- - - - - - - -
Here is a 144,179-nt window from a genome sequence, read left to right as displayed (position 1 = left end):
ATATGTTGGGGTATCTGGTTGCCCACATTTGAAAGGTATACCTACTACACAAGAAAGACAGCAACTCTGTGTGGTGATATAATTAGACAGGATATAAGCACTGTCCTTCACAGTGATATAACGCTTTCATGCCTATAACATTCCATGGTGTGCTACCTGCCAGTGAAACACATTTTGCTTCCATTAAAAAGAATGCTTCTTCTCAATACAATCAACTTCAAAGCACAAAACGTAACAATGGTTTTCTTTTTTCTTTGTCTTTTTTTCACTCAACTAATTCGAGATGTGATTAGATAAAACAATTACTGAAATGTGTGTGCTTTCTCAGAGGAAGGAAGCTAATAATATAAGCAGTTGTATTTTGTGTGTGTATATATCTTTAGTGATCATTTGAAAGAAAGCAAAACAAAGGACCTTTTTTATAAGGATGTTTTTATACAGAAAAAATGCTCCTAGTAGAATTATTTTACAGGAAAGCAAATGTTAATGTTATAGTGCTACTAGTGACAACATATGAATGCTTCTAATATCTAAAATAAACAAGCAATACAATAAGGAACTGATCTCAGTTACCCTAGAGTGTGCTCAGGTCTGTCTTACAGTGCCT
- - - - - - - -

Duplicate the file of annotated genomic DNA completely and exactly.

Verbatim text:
Here is a 144,179-nt window from a genome sequence, read left to right as displayed (position 1 = left end):
ATATGTTGGGGTATCTGGTTGCCCACATTTGAAAGGTATACCTACTACACAAGAAAGACAGCAACTCTGTGTGGTGATATAATTAGACAGGATATAAGCACTGTCCTTCACAGTGATATAACGCTTTCATGCCTATAACATTCCATGGTGTGCTACCTGCCAGTGAAACACATTTTGCTTCCATTAAAAAGAATGCTTCTTCTCAATACAATCAACTTCAAAGCACAAAACGTAACAATGGTTTTCTTTTTTCTTTGTCTTTTTTTCACTCAACTAATTCGAGATGTGATTAGATAAAACAATTACTGAAATGTGTGTGCTTTCTCAGAGGAAGGAAGCTAATAATATAAGCAGTTGTATTTTGTGTGTGTATATATCTTTAGTGATCATTTGAAAGAAAGCAAAACAAAGGACCTTTTTTATAAGGATGTTTTTATACAGAAAAAATGCTCCTAGTAGAATTATTTTACAGGAAAGCAAATGTTAATGTTATAGTGCTACTAGTGACAACATATGAATGCTTCTAATATCTAAAATAAACAAGCAATACAATAAGGAACTGATCTCAGTTACCCTAGAGTGTGCTCAGGTCTGTCTTACAGTGCCT